Launch an employee experience program to engage with and motivate employees, which ultimately leads to a reduction in turnover, an increase in morale, and the creation of better experiences for your customers.
It’s long been said that a great customer experience starts with a great employee experience. We can’t expect employees to provide memorable experiences for customers if they don’t know what such experiences look like.
“Employee behavior is customer experience, and if employees aren’t having exceptional, high-quality experiences themselves as employees, then the likelihood of them delivering great customer experiences is very low,” says Nina Bianchi, Solutions Principal, Public Sector, at Medallia.
Think of the last time you visited a fast-food restaurant. Was the employee behind the counter smiling and welcoming, or did it look like you were interrupting their otherwise pleasant day by wanting to place an order?
Remarkable customer experience is delivered by human beings, and the good news is that no other company has your human beings. That means that you can provide customer experience that no one else can — as long as you start with outstanding employee experience.
Keep employees feeling good about your company, and they’ll pass on that feeling to customers.
Happy employees stay longer, save money in the long run, and refer their friends. Likewise, happy customers stay longer, spend more in the long run, and refer their friends.
“The more engaged your employees are, the more they’re going to go the extra mile for your customers,” says Grace Black, Group Director, Employee Experience Advisory, at Medallia.
According to The Ultimate Guide to Building an Employee Experience Program, building an employee experience strategy is much like building a customer experience strategy. Key steps to launch and advance an EX program include:
In other words, a solid employee experience strategy is much more than issuing a once-a-year employee engagement survey. It’s about collecting continuous feedback through surveys, check-ins, and informal conversations, and then making continuous improvement in the experience.
This includes looking for indirect “signals” from employees, such as PTO usage, performance reviews and responses, helpdesk transcripts, and more.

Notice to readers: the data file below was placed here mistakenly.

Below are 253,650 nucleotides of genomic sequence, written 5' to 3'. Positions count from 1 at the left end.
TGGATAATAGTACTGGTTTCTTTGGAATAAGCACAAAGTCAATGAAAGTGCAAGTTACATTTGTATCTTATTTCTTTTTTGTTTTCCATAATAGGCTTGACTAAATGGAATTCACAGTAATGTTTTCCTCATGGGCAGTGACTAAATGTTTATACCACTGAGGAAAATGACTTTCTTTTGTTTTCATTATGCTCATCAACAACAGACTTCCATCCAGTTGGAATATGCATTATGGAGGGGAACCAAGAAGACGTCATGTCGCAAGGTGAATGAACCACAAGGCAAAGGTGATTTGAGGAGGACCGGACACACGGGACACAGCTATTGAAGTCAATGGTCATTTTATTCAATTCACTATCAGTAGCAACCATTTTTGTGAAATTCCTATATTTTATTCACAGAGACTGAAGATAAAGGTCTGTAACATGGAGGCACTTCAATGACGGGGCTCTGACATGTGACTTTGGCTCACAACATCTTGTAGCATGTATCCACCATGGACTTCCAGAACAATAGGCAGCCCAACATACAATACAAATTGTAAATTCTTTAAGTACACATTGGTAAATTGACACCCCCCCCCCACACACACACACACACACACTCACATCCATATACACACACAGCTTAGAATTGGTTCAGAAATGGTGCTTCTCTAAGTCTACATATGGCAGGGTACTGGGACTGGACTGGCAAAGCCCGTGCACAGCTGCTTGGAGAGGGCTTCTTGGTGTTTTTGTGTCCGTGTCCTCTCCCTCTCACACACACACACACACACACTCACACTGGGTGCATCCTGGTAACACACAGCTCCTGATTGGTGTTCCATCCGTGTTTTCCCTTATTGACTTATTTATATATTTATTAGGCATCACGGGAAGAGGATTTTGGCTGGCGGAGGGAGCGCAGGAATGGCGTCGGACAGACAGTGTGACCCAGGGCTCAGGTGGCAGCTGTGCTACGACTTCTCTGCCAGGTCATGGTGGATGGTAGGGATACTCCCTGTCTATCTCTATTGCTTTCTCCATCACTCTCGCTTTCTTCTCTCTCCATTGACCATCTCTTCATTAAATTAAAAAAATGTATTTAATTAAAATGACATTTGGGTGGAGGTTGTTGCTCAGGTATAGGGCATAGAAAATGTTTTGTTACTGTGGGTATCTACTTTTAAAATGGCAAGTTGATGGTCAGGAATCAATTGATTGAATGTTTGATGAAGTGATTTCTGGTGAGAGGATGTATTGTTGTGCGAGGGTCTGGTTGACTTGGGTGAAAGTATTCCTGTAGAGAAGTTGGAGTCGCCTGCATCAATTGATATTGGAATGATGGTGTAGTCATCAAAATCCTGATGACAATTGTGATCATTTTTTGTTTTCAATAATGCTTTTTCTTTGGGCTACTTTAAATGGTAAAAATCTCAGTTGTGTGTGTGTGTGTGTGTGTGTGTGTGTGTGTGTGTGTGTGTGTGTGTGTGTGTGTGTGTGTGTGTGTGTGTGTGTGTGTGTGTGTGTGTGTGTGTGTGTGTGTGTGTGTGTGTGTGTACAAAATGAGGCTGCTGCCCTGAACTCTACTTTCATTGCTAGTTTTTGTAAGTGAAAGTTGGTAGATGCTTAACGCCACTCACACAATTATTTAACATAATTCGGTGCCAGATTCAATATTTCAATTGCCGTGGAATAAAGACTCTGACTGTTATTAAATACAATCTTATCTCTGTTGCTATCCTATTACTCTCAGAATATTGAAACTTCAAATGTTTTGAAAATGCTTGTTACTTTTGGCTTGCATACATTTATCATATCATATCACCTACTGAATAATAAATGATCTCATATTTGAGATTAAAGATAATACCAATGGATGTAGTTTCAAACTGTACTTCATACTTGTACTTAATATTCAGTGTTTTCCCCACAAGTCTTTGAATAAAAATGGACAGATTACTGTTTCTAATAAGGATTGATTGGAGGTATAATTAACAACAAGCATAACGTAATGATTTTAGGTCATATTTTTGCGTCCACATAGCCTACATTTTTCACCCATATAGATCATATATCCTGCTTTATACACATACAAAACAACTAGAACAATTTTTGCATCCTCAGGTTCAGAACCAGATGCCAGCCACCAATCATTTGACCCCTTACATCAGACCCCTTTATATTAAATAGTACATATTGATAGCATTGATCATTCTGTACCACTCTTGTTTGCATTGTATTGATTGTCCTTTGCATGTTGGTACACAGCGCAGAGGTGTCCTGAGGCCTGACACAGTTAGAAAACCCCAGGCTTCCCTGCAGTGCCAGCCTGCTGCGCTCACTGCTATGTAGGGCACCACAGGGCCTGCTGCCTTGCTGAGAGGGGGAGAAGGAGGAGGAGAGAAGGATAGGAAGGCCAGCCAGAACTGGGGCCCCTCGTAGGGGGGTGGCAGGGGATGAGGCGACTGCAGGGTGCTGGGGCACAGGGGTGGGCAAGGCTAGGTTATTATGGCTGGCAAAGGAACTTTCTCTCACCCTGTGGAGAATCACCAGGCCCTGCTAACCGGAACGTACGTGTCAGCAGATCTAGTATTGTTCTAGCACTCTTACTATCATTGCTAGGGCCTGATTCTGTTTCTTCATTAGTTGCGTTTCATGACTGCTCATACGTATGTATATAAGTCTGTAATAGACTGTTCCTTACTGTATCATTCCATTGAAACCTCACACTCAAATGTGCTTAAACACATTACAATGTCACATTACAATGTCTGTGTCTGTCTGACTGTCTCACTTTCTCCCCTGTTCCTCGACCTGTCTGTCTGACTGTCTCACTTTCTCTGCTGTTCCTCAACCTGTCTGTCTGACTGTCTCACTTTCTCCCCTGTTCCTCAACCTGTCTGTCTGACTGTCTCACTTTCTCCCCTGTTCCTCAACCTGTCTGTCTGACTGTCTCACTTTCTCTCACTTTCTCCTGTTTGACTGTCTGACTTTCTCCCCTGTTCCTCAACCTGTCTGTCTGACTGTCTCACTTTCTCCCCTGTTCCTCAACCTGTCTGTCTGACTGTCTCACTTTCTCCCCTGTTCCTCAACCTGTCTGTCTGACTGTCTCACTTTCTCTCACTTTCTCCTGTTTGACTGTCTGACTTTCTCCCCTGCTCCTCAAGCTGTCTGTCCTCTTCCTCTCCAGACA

Medallia found that the difference between EX leaders and laggards lies not in traditional areas like training, career development, onboarding, or technology, but in rapidly changing and sensitive topics such as:
Today, with people working longer and the oldest members of Generation Z having recently graduated college, many companies have five generations of employees working for them.
Each of the five generations — the Silent Generation, Baby Boomers, Generation X, Generation Y, and Generation Z — works differently, prefers different methods of communication, has different attitudes toward technology, and is focused on different career goals.
To develop the most productive workforce, companies must be cognizant of different types of employees and their needs. These needs may include work schedules, family commitments, working from home versus in person, dress code, subject matter expertise, familiarity with certain marketing or customer service channels, and more.
Mentoring and “reverse-mentoring” programs can also help build skill sets across generations and make everyone feel like they have something to contribute.
Covid-19 and the Great Resignation have put an even greater focus on employee experience and the need to launch an EX program. Many workers report being busier during the day while working from home, foregoing lunch breaks, and skipping the daily commute. Of course, that presents a different issue, which is that employees need to find time to exercise, relax, or otherwise “turn off” work to maintain their sanity.
Here are some best practices for ensuring that employees feel like their employer has their back:
Customer experience and employee experience are like an infinity symbol (∞). When employees are happy, they better serve customers, thereby making those customers happy.
When customers are happy, it makes employees’ jobs more fun and satisfying, thereby making them happy too.
It’s a continuous process that can build on itself, which is why companies known for a great customer experience are also known as being great places to work.
Your company’s two biggest assets are its employees and its customers. Start by focusing on one, and you just may be able to enhance both at once.
Build your EX program with step-by-step instructions from leaders who’ve done it before — download Expert Insights: The Ultimate Guide to Building an Employee Experience Program. Find out how to launch and advance a program that drives results, from getting buy-in from leadership to implementing initiatives that turn employee feedback into actionable insights.